Tesla is rolling out a software update that improves the longevity of the Model S and Model X’s batteries by optimizing the thermal management system of the flagship sedan and SUV’s battery packs.
The safety update is being rolled out to the Model S and X fleet as Tesla continues its investigation into an incident in Hong Kong, which involved a Model S catching fire. According to local media reports, the Model S was in a parking lot when its batteries ignited, resulting in a blaze that took firemen 45 minutes to extinguish. No injuries were reported in the incident.
Below is a statement from a Tesla spokesperson about the company’s investigation into the Hong Kong fire.
“Our team was on site to offer support to our customer and establish the facts of this incident. We are glad that everyone is safe. While our investigation with authorities is ongoing, we have found that only a few battery modules were affected and the majority of the battery pack is undamaged.
“Tesla battery packs are engineered with a state-of-the-art design so that in the very rare instance a fire does occur, it spreads very slowly and vents heat away from the cabin, alerting occupants that there is an issue and giving them enough time to exit the vehicle. The safety of our customers is our top priority, and if we do identify an issue, we will do whatever is necessary to address it,” the Tesla spokesperson noted.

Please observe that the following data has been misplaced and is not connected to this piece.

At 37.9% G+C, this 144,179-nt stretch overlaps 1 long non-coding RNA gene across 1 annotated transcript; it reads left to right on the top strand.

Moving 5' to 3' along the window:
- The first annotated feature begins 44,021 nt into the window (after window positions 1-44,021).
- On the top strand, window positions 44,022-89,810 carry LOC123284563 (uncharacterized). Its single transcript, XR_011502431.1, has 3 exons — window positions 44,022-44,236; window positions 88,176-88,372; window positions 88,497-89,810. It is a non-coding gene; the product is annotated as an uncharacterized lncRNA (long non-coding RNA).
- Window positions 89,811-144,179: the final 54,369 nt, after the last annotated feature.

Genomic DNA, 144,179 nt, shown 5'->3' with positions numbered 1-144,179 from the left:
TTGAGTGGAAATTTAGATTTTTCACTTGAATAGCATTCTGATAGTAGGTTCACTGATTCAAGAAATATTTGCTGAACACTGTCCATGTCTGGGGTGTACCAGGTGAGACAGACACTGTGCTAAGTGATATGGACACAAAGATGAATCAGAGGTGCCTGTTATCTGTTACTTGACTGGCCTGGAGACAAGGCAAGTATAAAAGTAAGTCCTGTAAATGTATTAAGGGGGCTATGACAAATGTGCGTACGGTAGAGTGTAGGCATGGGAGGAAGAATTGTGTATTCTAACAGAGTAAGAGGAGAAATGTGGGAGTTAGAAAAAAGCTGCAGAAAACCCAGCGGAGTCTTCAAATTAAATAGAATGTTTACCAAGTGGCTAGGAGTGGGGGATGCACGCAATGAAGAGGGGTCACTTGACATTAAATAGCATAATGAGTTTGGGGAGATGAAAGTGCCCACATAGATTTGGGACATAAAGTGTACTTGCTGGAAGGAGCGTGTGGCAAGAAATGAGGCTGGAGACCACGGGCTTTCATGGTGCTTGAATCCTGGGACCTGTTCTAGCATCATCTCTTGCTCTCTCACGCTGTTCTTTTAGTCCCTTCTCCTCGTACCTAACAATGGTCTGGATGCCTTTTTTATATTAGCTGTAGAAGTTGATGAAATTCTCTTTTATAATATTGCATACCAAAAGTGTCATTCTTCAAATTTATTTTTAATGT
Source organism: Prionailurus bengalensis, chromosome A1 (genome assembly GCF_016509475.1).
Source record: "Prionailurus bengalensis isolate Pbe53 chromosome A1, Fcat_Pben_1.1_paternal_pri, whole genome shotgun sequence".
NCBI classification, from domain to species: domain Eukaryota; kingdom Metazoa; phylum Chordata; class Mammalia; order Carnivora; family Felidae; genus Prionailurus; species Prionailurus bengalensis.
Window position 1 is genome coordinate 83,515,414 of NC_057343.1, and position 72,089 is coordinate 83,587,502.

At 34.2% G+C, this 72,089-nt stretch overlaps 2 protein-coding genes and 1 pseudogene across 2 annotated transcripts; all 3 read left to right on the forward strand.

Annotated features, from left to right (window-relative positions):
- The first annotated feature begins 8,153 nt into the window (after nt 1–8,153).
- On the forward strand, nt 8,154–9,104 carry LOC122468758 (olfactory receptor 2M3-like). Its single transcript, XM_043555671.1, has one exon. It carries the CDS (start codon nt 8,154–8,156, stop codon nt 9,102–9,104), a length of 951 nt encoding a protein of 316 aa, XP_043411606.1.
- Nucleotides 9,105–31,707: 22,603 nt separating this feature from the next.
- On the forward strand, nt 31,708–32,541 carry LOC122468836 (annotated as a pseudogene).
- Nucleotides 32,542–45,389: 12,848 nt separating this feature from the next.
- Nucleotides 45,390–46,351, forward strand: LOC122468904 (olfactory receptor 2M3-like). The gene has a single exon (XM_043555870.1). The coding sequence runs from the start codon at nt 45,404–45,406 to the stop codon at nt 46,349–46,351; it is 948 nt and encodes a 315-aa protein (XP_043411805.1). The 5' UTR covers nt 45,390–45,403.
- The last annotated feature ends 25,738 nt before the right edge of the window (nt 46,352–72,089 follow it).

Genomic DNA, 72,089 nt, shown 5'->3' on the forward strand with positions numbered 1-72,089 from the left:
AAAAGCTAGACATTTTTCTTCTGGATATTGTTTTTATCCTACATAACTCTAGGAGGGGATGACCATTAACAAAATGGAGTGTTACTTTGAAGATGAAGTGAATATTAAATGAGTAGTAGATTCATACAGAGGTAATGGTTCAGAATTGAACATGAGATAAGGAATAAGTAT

The company added that the thermal management safety update is currently being rolled out as a precautionary measure for its flagship vehicles. While cases involving a Tesla fire are incredibly few compared to the number of internal combustion fires every year, the electric car maker noted that it is doing what it can to make its vehicles even less likely to catch fire. Below is a statement from a Tesla spokesperson.
“We currently have well over half a million vehicles on the road, which is more than double the number that we had at the beginning of last year, and Tesla’s team of battery experts uses that data to thoroughly investigate incidents that occur and understand the root cause. Although fire incidents involving Tesla vehicles are already extremely rare and our cars are 10 times less likely to experience a fire than a gas car, we believe the right number of incidents to aspire to is zero.
“As we continue our investigation of the root cause, out of an abundance of caution, we are revising charge and thermal management settings on Model S and Model X vehicles via an over-the-air software update that will begin rolling out today, to help further protect the battery and improve battery longevity,” the spokesperson said.
The safety update will be rolled out to the entire Model S and X fleet, which means even early-production vehicles like the Model S 40 and the Model X 60D should receive the optimizations. Tesla also noted that the thermal management updates will not have any effect on the peak charge rates for the flagship sedan and SUV. Thus, Model S and X owners could still enjoy charging their vehicles at peak rates of up to 150 kW from the Supercharger V2 network, which was made possible after Tesla introduced the On-Route Battery Warmup feature to the vehicles last month.